Bay Ridge icon, “beacon of light” Maureen Stramka memorialized with street co-naming

She’s still “the one.”

A beloved Bay Ridge icon’s legacy grew larger on Saturday, April 22 as local residents, elected officials and more gathered at the corner of 78th Street and Third Avenue to mark its official co-naming to “Maureen Stramka Way.”

Stramka, who was just 76 when she succumbed to cancer in May of 2014, left her mark on the ‘hood by serving as a member of various organizations, including the Bay Ridge Community Council, the Bay Ridge Lions Club and Ragamuffin Inc., all of which she once led as president. Stramka also served with Bay Ridge Ambulance Volunteer Organization (BRAVO), the 68th Precinct Community Council, the Fort Hamilton Citizens Action Committee and CB 10, among others.

Councilmember Vincent Gentile – who brought the co-naming to the floor of the City Council and helped see it signed into law by the mayor – called Stramka a “beacon of light” in Bay Ridge.

“On gloomy days like this, Maureen was always a shining light, radiating cheer and happiness,” he told the crowd that Saturday from under a tent in case the rain clouds rolling in gave out. “She is shining down on us this morning as we gather on her street corner, just steps from where Maureen lived and raised her family.”

Though she became “so closely associated and synonymous” with the Ridge, Gentile told attendees, Stramka’s journey first began in the Bronx. “[Her parents] pulled up the stakes and moved to Bay Ridge in 1942 when Maureen was just five years old and, boy, are we glad they did.”

A proud mother of three (and eventual grandparent to three more), Stramka’s first venture into community volunteerism took place in the early ’90s when she began working for the now-shuttered Angel Guardian Home. “A natural,” Gentile said, “she quickly put her connections to good use, raising money for the organization from shop-owners on Third Avenue. Her service to the community just snowballed from there.

“The organizations and groups that made up the bedrock of Bay Ridge were all very proud and lucky to count Maureen amongst their ranks,” the pol went on. “Whether it was the mighty Bay Ridge Community Council, the pioneering Bravo Volunteer Ambulance Corps or the stalwart Bay Ridge Lions Club, Maureen worked her way up the ladder in all of them. She couldn’t help it. Leadership, like motherhood, came naturally to Maureen Stramka.”

Gentile also made note of Stramka’s participation in the task force that eventually helped save the Fort Hamilton Army Base from closure, and of the pride Stramka felt in serving as one of the Bay Ridge Saint Patrick’s Day Parade’s earliest deputy marshals.

Her desire to give back crossed over into her professional life as well, Gentile recalled, stressing Stramka’s time spent as a representative for the Advocates for Services for the Blind Multi-Handicapped as well as a constituent service aide to former Brooklyn District Attorney Charles Hynes.

“But, the longtime Bay Ridge civic leader was just as familiar in Bay Ridge for her sharp wit and her love for a good martini,” Gentile joked. “In fact, fun-loving Maureen successfully annoyed just about every bartender in Bay Ridge by insisting on using her own martini glass that she carried with her everywhere. That’s a true story.”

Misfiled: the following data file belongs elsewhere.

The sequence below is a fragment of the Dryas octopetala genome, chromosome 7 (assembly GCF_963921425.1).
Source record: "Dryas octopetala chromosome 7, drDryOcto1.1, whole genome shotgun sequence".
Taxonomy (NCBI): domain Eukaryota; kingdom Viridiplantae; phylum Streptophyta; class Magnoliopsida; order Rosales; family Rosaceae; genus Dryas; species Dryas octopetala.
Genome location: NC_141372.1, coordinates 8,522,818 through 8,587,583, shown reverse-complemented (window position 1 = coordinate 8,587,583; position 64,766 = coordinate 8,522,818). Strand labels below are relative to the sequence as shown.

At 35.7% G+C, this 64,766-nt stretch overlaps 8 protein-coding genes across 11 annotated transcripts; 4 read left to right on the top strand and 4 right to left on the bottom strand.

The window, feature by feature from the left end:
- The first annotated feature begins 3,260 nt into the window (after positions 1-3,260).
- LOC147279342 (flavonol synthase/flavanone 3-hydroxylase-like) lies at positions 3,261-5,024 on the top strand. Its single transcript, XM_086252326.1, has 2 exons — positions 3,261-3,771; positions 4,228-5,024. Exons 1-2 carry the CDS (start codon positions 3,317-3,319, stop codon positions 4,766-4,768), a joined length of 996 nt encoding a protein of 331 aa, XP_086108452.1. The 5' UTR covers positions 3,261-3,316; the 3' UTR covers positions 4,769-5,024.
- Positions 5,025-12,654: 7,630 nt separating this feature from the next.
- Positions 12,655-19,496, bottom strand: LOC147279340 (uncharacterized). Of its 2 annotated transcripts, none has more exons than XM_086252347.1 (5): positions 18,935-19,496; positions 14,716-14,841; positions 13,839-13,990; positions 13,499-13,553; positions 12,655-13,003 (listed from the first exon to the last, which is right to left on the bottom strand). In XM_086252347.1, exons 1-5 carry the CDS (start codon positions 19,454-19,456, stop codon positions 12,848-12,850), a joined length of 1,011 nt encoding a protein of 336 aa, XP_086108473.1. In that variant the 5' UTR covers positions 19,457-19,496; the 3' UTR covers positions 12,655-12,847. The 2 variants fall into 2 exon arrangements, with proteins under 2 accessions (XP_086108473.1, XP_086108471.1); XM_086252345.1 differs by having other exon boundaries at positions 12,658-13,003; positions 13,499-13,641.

The life-of-the-party also once gifted the pol a copy of “My Cousin Vinny” on VHS.

Stramka’s spirit, Gentile said, never dulled during her final moments.

“Even after being diagnosed with cancer in 2009, Marueen didn’t miss a beat,” he said. “She never stopped serving and her spirit never stopped shining, even as she battled her illness.”

State Senator Marty Golden, another close friend of Stramka’s, shared similar sentiments.

“You name it, Maureen was involved in it here in Bay Ridge,” he said. “I find myself to be so lucky to have known her as a friend and community leader for so many years.  They do not make them like Maureen Stramka anymore, and that is why I was honored to join with her family and my colleagues in government, especially [Councilmember] Gentile, in remembering Maureen. I know that this street renaming will inspire many people going forward as it hangs above Third Avenue.”

The initial application for the street co-naming was brought to the community board late last year by Stramka’s longtime friend Irene Hanvey, who then spoke on its behalf at CB 10’s January meeting where it was given the board’s unanimous support.

“This is such a great tribute and most fitting to honor the life of Maureen for her work and dedication to Bay Ridge,” she said. “Thank you to the community, and to the entire staff of Community Board 10.”

At the group’s April full board meeting, event attendee and aide to Assemblymember Nicole Malliotakis Nick Chamberas remarked on how the weather at the co-naming held up until the very end noting, however, that had it rained, “Maureen would’ve turned a torrential downpour into a pool party.”

Other attendees included Assemblymember Pamela Harris, CB 10 District Manager Josephine Beckmann, Dyker Heights Civic Association President and aide to Congressmember Dan Donovan Fran Vella-Marrone, Reverend John Maloney of Saint Anselm Church and former Borough President Marty Markowitz, to name a few.

Stramka’s family was also on hand; her daughter Catherine embodying her mother’s fearless spirit with a special performance of “She’s the One.”

Attendees were encouraged to look out for each other, help the less fortunate, champion the accomplishments of children and, perhaps most importantly, to enjoy a good martini every now and then. “Just like she would’ve wanted us to do,” said Gentile.

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